Now I read YA books and think “I hope that somewhere, a kid with the same crippling despair I felt is reading this and thinking life is worth living, if only for a little while longer.”

Because life is worth living. I am so happy my suicide attempts all failed, because no matter how bad the economy is (I still haven’t paid all of September’s rent), no matter how dark things look — my life is better now. In ways I couldn’t have imagined when I was 11, 15, 18, even 23. Books gave me weapons. Many of the ones I read that helped me have been challenged enough times to make the list, because they’re “dangerous” for kids to read.

The only thing that’s dangerous is for kids to stop reading.

Had I stopped reading…well, I may not be here today. Reading gave me courage, hope, and the strength to see it through to the end. It’s not the end yet, and I’m not going anywhere.

For Banned Books Week, pick up a YA book that’s been challenged. It shouldn’t be hard; they’re everywhere. See what’s so dangerous about giving kids hope.

Goals, loosely outlined

It’s no longer Wednesday, so I can’t do Whatever Wednesday. Which means I had to come up with some B.S. for Thursday.

Not sure why I’m letting this get to me so much. It’s not very important.


Things I’m Gonna Do (also a song by Rasputina) 

  • Release date for Bellica has been pushed from January 2012 to November 2011, Thanksgiving Weekend. In time to get it as a Christmas gift for your WASP relatives! Kidding. They wouldn’t like it. (Which may be greater incentive to get it for them, what am I saying.)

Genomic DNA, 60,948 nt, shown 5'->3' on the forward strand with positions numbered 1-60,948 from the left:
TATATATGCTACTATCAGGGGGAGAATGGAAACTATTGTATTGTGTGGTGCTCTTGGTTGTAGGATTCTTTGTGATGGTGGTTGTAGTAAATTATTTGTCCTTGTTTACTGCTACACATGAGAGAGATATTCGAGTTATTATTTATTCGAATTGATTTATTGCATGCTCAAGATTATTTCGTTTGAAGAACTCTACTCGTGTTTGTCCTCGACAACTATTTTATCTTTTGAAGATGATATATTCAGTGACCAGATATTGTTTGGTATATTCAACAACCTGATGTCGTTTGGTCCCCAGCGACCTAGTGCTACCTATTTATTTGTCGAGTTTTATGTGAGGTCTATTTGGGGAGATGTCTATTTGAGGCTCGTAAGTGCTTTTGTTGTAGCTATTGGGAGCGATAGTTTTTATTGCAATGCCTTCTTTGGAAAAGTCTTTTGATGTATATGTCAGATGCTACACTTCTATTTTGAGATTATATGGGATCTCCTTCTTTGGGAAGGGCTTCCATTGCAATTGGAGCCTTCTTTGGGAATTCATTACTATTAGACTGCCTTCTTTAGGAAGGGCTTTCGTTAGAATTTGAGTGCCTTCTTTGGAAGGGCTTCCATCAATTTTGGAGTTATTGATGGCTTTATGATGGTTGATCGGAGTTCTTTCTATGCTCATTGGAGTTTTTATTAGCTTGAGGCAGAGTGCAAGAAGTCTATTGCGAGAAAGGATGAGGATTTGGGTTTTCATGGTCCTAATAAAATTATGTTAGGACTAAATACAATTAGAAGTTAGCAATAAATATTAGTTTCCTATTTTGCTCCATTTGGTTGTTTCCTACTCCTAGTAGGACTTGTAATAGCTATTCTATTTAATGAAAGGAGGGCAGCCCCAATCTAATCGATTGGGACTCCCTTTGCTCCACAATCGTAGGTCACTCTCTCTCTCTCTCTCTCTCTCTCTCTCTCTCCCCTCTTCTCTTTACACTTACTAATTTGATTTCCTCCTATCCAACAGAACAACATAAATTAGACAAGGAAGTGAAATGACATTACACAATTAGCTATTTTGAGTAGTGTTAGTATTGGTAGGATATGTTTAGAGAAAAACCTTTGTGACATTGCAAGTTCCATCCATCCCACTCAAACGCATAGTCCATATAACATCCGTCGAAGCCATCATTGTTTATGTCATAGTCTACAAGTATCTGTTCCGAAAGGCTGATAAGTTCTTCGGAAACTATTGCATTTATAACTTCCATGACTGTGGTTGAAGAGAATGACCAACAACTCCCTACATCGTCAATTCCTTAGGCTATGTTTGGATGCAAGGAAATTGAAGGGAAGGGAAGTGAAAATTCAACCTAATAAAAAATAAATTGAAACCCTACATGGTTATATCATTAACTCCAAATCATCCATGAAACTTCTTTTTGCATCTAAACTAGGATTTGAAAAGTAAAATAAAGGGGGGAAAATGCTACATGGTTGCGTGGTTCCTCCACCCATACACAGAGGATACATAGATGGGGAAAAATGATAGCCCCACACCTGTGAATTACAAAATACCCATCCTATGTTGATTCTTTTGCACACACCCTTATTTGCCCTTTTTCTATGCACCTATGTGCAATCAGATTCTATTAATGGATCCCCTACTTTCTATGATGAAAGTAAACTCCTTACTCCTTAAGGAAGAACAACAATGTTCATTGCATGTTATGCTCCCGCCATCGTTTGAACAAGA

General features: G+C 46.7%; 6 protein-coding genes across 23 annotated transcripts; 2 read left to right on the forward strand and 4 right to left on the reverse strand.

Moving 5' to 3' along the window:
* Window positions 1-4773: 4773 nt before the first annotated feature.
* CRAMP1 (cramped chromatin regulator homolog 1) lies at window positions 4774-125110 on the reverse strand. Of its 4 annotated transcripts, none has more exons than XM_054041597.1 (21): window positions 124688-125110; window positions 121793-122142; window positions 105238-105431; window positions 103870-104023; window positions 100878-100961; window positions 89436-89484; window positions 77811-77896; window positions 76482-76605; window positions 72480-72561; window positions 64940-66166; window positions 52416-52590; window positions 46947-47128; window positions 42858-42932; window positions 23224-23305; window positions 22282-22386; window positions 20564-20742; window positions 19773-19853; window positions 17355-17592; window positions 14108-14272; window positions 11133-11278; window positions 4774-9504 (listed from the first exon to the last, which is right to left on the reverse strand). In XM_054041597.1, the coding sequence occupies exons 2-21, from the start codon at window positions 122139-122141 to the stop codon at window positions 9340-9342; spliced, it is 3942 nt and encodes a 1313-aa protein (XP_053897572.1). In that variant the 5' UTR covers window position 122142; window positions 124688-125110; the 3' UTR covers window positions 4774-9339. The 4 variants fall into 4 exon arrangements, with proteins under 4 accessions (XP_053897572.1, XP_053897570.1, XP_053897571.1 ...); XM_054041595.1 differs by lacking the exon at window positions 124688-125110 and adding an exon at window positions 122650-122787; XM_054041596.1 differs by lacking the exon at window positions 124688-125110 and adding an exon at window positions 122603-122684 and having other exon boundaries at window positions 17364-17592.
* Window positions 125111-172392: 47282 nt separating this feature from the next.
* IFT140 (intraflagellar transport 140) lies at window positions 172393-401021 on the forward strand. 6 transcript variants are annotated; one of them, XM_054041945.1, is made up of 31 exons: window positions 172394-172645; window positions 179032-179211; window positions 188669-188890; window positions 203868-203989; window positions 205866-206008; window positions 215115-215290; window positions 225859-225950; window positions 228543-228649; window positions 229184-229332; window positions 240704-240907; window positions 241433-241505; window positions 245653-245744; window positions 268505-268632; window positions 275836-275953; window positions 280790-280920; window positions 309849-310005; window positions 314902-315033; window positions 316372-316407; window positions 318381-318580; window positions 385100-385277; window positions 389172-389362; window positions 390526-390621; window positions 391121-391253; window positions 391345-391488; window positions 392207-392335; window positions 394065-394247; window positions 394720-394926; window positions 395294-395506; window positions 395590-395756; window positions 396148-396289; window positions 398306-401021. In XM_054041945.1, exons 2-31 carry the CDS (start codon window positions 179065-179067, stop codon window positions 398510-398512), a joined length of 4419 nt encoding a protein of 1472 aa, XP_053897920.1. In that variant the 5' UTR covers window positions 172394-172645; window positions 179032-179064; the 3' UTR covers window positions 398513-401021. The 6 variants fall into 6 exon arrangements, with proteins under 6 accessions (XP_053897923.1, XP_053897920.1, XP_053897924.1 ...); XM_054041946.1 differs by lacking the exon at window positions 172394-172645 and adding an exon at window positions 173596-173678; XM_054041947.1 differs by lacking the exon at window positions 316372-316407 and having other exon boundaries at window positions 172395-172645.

• My family is made of WASPs so I can say this.
  • Currently editing like…something that edits a lot. An editor. Fiendishly. A fiendish editor. There are a lot of fracking chapters in this book, you know? And a lot of detail-tweaking — this is the problem with just getting it written and then having to change things later — it is so easy for your completely different culture that you’re writing about to get eclipsed by the culture in which you were raised, and you forget that it’s more natural for men to wear skirts in your world. And you have to go through and change it all. Again and again and again. Thank Goddess for Scrivener.
  • glasstown, my poetry book, is in the process of being released as an ebook. It’s not taking precedence over Bellica, however, so don’t expect to see it till Christmas-time, perhaps afterwards.
  • Still looking for a model for the cover of Bellica. Would be so easy if I could just call Milla Jovovich up, but she doesn’t know me. (Yet.)
  • I will probably be volunteering at the Vancouver International Writer’s Festival. You should come by and say hi to me. (I cannot tell you where I’ll be, but you should recognize me — I’m pretty distinctive. Fat with short blond hair. Easy.)

Other random things

  • My sewing machine got fixed. I finally buckled and downloaded the owner’s manual, like a smart person. I also fixed it by re-screwing it into the table. Heh. Screwing.
  • The older Singer is a bedside table in my boyfriend’s house currently.  (It wasn’t when I posted before because he needed to clean his room and he finally did that yesterday.)
  • I made my costumes for P&F and they were pretty awesome. I also made a skirt. In a day. What can I say — I’m good.
  • My sleep schedule is pretty messed up right now.
  • Burlesque workshop with the awesome Screaming Chickens on Friday! My mom registered me. I’m so excited.

So, yes. Stay tuned for Fiction Friday (probably more notes from the Revision Pile, but maybe not! Who knows?) and Science Fiction Fantasy Saturday (moved to this blog, for various reasons).

Oh geez, looks like I got a schedule without planning one. Welp. Time to add a page.